Since the amount of apparent current is constant, a constant output voltage is enough to keep the feedback resistor drawing the current, and the opamp keeps a constant output at the output.
This mode is very similar to using a resistor with constant dc as the input.
The same is true for a constantly decreasing input voltage; the output will just be of reversed polarity. To compare with the mathematical definition of the derivative of a linear variable, the derivative will be a constant.
This can be expanded to other functions, one of the most widely used being the sine function. Since the mathematical derivative of the sin(x) function is cos(x), which is a shifted version of sin(x) by 90 degrees, when you input a sine input at the differentiator amplifier, the output will be the same function shifted 90 degrees, in essence, a cosine function.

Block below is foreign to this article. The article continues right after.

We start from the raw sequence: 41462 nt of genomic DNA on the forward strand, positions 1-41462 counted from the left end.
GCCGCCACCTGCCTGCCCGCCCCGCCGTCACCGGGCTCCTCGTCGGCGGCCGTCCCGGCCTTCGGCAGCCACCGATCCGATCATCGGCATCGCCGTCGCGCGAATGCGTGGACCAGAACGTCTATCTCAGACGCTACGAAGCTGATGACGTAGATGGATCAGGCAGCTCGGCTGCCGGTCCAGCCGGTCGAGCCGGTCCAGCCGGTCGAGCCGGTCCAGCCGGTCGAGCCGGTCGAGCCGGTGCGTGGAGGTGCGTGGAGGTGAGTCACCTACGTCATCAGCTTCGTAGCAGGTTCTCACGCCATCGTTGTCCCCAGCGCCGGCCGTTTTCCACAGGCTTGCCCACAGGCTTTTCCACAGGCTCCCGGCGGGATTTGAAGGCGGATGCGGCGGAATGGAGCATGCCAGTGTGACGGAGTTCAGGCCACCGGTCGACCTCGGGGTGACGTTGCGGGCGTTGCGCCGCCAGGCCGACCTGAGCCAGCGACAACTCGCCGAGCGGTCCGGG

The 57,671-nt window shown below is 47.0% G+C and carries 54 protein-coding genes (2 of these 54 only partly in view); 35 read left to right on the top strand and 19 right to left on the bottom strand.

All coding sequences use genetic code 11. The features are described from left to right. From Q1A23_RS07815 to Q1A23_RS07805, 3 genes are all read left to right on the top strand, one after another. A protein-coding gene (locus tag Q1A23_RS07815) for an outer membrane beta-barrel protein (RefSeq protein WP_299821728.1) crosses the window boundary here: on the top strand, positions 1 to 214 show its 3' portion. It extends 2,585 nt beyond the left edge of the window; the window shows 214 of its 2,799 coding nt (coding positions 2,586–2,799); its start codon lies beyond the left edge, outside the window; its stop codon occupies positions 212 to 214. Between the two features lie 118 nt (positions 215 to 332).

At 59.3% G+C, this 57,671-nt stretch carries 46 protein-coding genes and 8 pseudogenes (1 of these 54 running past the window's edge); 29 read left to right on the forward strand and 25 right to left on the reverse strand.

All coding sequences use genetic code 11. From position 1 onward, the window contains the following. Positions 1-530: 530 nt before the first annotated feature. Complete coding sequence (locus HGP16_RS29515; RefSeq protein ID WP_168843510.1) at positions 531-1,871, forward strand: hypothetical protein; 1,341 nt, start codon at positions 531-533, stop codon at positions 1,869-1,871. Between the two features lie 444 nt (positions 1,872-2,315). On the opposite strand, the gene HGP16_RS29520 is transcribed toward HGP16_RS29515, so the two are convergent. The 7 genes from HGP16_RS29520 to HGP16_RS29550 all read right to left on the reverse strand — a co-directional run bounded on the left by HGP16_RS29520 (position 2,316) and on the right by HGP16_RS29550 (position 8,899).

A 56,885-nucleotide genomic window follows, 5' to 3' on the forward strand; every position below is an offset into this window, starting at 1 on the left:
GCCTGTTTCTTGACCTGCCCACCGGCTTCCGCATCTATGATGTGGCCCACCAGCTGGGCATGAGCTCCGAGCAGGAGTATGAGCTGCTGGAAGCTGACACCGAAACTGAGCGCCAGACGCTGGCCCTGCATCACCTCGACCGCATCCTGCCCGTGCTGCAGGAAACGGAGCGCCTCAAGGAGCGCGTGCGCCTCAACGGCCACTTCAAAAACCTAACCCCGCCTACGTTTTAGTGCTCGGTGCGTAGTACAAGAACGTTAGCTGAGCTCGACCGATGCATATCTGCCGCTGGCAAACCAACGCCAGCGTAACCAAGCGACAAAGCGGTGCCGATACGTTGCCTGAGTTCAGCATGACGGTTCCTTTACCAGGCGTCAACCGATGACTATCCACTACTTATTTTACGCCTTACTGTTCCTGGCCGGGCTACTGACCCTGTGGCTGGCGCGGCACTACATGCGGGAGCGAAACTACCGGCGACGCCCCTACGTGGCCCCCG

Opamp Configurations  Integrator
If you replace the feedback resistor with a capacitor, you get an integrating amplifier.
In math, an integration operation is basically the area under a curve. If we have a voltage vs time graph, and the voltage remains constant, the integral of that will be the voltage times the time it stays at that level. As you can see, the longer the time the voltage remains constant, the higher the integral will be.
Back to our integrator, as the input voltage is applied to the inverting input via an input resistor that creates an input current. The Opamp will try to compensate the current by creating a voltage across the feedback element enough to make a current flow equal to that at the input to conform to the current rule: the inputs draw virtually no current.